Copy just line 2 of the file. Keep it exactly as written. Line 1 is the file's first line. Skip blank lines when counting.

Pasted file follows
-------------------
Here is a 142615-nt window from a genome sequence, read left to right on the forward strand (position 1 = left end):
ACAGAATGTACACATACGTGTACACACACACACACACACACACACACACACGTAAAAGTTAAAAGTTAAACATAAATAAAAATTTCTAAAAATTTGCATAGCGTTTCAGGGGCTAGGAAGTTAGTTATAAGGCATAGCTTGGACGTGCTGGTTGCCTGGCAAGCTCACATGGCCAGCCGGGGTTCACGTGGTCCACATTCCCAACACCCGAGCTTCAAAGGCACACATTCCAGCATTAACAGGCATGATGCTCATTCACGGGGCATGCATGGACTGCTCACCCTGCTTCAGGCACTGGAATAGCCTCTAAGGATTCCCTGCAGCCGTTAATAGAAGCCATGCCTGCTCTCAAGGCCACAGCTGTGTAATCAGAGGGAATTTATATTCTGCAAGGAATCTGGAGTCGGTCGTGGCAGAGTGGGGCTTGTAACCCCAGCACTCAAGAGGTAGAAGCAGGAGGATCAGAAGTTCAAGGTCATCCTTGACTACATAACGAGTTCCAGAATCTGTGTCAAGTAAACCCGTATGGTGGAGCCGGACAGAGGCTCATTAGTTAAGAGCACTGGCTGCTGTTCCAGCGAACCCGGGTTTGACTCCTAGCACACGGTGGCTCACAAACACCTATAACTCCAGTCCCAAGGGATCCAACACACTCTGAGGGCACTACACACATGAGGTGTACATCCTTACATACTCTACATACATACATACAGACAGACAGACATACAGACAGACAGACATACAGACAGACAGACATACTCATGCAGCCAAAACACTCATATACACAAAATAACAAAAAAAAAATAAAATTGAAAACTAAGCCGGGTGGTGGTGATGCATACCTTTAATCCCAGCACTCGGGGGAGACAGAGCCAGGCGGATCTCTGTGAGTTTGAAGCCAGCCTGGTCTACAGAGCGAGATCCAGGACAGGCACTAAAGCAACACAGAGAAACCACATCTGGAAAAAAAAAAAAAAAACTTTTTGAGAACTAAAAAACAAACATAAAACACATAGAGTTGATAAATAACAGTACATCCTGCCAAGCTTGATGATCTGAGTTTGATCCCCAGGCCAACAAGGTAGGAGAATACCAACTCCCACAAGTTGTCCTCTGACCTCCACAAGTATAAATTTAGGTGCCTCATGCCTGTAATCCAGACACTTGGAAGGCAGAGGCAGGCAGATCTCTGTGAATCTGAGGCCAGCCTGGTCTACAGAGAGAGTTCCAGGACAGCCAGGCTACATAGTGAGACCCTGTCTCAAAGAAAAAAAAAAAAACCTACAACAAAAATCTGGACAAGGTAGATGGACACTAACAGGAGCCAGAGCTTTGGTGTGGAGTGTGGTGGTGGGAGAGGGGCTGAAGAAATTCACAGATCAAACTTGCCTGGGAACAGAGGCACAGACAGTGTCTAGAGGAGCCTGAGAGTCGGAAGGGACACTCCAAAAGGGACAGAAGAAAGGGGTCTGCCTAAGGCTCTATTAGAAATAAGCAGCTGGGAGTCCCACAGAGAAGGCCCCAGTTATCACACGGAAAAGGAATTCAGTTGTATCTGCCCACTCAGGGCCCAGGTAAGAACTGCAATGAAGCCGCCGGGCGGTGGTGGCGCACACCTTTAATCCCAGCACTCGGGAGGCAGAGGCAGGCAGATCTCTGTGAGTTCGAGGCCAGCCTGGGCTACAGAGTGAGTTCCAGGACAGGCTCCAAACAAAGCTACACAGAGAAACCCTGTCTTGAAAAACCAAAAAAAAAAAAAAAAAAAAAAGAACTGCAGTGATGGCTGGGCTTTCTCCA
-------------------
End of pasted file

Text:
ACAGAATGTACACATACGTGTACACACACACACACACACACACACACACACGTAAAAGTTAAAAGTTAAACATAAATAAAAATTTCTAAAAATTTGCATAGCGTTTCAGGGGCTAGGAAGTTAGTTATAAGGCATAGCTTGGACGTGCTGGTTGCCTGGCAAGCTCACATGGCCAGCCGGGGTTCACGTGGTCCACATTCCCAACACCCGAGCTTCAAAGGCACACATTCCAGCATTAACAGGCATGATGCTCATTCACGGGGCATGCATGGACTGCTCACCCTGCTTCAGGCACTGGAATAGCCTCTAAGGATTCCCTGCAGCCGTTAATAGAAGCCATGCCTGCTCTCAAGGCCACAGCTGTGTAATCAGAGGGAATTTATATTCTGCAAGGAATCTGGAGTCGGTCGTGGCAGAGTGGGGCTTGTAACCCCAGCACTCAAGAGGTAGAAGCAGGAGGATCAGAAGTTCAAGGTCATCCTTGACTACATAACGAGTTCCAGAATCTGTGTCAAGTAAACCCGTATGGTGGAGCCGGACAGAGGCTCATTAGTTAAGAGCACTGGCTGCTGTTCCAGCGAACCCGGGTTTGACTCCTAGCACACGGTGGCTCACAAACACCTATAACTCCAGTCCCAAGGGATCCAACACACTCTGAGGGCACTACACACATGAGGTGTACATCCTTACATACTCTACATACATACATACAGACAGACAGACATACAGACAGACAGACATACAGACAGACAGACATACTCATGCAGCCAAAACACTCATATACACAAAATAACAAAAAAAAAATAAAATTGAAAACTAAGCCGGGTGGTGGTGATGCATACCTTTAATCCCAGCACTCGGGGGAGACAGAGCCAGGCGGATCTCTGTGAGTTTGAAGCCAGCCTGGTCTACAGAGCGAGATCCAGGACAGGCACTAAAGCAACACAGAGAAACCACATCTGGAAAAAAAAAAAAAAAACTTTTTGAGAACTAAAAAACAAACATAAAACACATAGAGTTGATAAATAACAGTACATCCTGCCAAGCTTGATGATCTGAGTTTGATCCCCAGGCCAACAAGGTAGGAGAATACCAACTCCCACAAGTTGTCCTCTGACCTCCACAAGTATAAATTTAGGTGCCTCATGCCTGTAATCCAGACACTTGGAAGGCAGAGGCAGGCAGATCTCTGTGAATCTGAGGCCAGCCTGGTCTACAGAGAGAGTTCCAGGACAGCCAGGCTACATAGTGAGACCCTGTCTCAAAGAAAAAAAAAAAAACCTACAACAAAAATCTGGACAAGGTAGATGGACACTAACAGGAGCCAGAGCTTTGGTGTGGAGTGTGGTGGTGGGAGAGGGGCTGAAGAAATTCACAGATCAAACTTGCCTGGGAACAGAGGCACAGACAGTGTCTAGAGGAGCCTGAGAGTCGGAAGGGACACTCCAAAAGGGACAGAAGAAAGGGGTCTGCCTAAGGCTCTATTAGAAATAAGCAGCTGGGAGTCCCACAGAGAAGGCCCCAGTTATCACACGGAAAAGGAATTCAGTTGTATCTGCCCACTCAGGGCCCAGGTAAGAACTGCAATGAAGCCGCCGGGCGGTGGTGGCGCACACCTTTAATCCCAGCACTCGGGAGGCAGAGGCAGGCAGATCTCTGTGAGTTCGAGGCCAGCCTGGGCTACAGAGTGAGTTCCAGGACAGGCTCCAAACAAAGCTACACAGAGAAACCCTGTCTTGAAAAACCAAAAAAAAAAAAAAAAAAAAAAGAACTGCAGTGATGGCTGGGCTTTCTCCA